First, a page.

On 26 May 2006 the Law Society of Scotland broke off negotiations with the Scottish Executive about legal aid rates, a special general meeting of the Society the previous week having rejected the Executive’s proposal of an 8% increase for court advocacy fees and 5% for other work.  There is talk that legal aid work will be stopped altogether unless an increase of at least 50% is agreed.




Thanks to our diligent bankruptcy correspondent Scott Wortley who has drawn our attention to this part of the Stage 1 debate on the Bankruptcy and Diligence etc (Scotland) Bill in the Scottish Parliament on 24 May 2006 (see Official Report, http://www.scottish.parliament.uk/business/officialReports/meetingsParliament/or-06/sor0524-02.htm#Col25904)Donald Gorrie (Central Scotland) (LD): Above all, we should attack the flogging of multiple debt and the practiceof inducing people who are already hopelessly in debt to take on more debts.The loan sharks and back-street people who do that should, of course, befirmly dealt with, but there are also a lot of worthy bankers – members of thebest golf clubs – whose minions repeatedly induce people who are hopelessly indebt to take on still more debt. In my view, anyone who indulges in thatactivity – from the director of the bank to the assistant branchmanager – should be served with an antisocial behaviour order and made to docommunity service, possibly by digging the gardens of the people whose livesthey have ruined. We must take the matter seriously; I know that manyaspects of it are reserved to Westminster, but surely we can do something tosort it out.Christine May (Central Fife) (Lab): Will Mr Gorrie confirm that thepunishment of digging gardens is not general Liberal Democrat policy?Donald Gorrie: I will have to think about that. I am not always an expert ongeneral Liberal Democrat policy.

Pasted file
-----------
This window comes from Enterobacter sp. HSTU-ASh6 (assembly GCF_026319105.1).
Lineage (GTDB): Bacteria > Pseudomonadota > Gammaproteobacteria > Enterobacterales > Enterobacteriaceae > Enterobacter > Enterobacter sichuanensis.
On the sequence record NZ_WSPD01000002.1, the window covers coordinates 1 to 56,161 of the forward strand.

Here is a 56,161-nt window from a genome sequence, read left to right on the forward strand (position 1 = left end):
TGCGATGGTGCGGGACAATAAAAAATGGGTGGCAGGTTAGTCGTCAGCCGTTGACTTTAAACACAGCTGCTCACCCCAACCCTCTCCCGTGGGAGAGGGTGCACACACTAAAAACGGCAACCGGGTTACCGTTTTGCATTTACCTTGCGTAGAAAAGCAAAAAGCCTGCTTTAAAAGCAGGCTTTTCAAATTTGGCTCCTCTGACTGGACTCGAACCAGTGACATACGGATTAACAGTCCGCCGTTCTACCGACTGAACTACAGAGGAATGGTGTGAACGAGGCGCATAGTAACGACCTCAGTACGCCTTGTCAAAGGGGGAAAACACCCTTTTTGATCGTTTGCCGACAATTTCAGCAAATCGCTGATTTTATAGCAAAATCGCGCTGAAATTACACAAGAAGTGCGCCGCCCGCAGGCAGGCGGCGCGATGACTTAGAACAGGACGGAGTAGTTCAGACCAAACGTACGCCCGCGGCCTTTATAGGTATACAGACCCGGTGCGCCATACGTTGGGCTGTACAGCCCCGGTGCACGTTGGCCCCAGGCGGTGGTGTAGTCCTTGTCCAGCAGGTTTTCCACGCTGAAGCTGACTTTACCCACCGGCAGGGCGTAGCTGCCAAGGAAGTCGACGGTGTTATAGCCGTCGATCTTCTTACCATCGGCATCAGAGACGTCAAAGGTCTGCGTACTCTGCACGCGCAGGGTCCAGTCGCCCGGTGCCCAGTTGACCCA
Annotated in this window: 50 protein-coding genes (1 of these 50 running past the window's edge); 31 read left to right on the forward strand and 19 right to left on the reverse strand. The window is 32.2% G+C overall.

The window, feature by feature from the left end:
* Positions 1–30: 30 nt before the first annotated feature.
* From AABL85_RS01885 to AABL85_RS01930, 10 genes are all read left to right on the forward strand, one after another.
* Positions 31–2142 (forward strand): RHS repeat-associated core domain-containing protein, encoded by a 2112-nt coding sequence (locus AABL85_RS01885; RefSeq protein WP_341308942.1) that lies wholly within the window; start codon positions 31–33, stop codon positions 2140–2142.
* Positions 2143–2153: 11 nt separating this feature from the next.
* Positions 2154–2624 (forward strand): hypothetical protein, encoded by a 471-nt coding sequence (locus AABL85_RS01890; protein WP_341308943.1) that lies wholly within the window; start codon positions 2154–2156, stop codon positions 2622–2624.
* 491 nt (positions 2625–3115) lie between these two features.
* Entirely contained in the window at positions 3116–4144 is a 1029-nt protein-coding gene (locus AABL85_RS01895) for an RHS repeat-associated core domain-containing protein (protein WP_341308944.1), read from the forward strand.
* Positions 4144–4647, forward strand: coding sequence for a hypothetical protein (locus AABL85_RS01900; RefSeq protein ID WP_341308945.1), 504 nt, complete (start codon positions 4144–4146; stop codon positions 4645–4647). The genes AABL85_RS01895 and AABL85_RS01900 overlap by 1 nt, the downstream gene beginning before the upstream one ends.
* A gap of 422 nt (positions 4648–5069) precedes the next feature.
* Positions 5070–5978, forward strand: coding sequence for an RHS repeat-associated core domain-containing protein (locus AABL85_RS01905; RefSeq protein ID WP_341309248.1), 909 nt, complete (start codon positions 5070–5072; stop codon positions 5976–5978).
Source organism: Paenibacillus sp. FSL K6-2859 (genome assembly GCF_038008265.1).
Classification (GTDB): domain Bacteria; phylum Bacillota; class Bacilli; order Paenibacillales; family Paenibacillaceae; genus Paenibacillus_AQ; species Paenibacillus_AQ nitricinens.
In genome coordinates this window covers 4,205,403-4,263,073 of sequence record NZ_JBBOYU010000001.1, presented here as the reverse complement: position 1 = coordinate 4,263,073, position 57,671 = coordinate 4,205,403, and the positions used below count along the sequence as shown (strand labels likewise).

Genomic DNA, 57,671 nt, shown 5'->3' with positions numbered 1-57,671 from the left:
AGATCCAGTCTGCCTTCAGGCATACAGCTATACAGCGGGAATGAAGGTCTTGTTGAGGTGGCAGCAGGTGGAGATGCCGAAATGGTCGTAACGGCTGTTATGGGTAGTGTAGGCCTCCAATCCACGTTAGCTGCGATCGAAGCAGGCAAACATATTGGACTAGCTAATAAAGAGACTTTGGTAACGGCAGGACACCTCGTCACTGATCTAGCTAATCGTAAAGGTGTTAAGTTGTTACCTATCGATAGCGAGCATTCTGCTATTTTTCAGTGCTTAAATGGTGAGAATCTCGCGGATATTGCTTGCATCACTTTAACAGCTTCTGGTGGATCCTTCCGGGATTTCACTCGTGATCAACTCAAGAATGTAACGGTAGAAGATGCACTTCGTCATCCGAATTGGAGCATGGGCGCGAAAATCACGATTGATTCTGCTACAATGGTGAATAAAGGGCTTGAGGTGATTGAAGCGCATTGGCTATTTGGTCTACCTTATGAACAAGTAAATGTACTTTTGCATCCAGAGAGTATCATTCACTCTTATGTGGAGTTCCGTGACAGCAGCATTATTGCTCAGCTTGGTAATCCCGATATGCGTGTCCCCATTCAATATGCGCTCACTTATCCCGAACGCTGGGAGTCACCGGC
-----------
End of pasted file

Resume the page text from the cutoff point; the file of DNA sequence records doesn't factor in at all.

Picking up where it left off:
Comments of Liberal Democrat officials on the last sentence welcomed.  We know however that it is increasingly party policy to be tough on crime.



MSPs returned to the main debating chamber of the Scottish Parliament at Holyrood on 10 May 2006.  The beam which swung loose from the chamber roof on 2 March (see No 543) and its fellows have been secured temporarily by 150 blue and yellow nylon straps; permanent repair works will be completed in the summer recess.  No word yet on legal action, although expenses to date have been significant.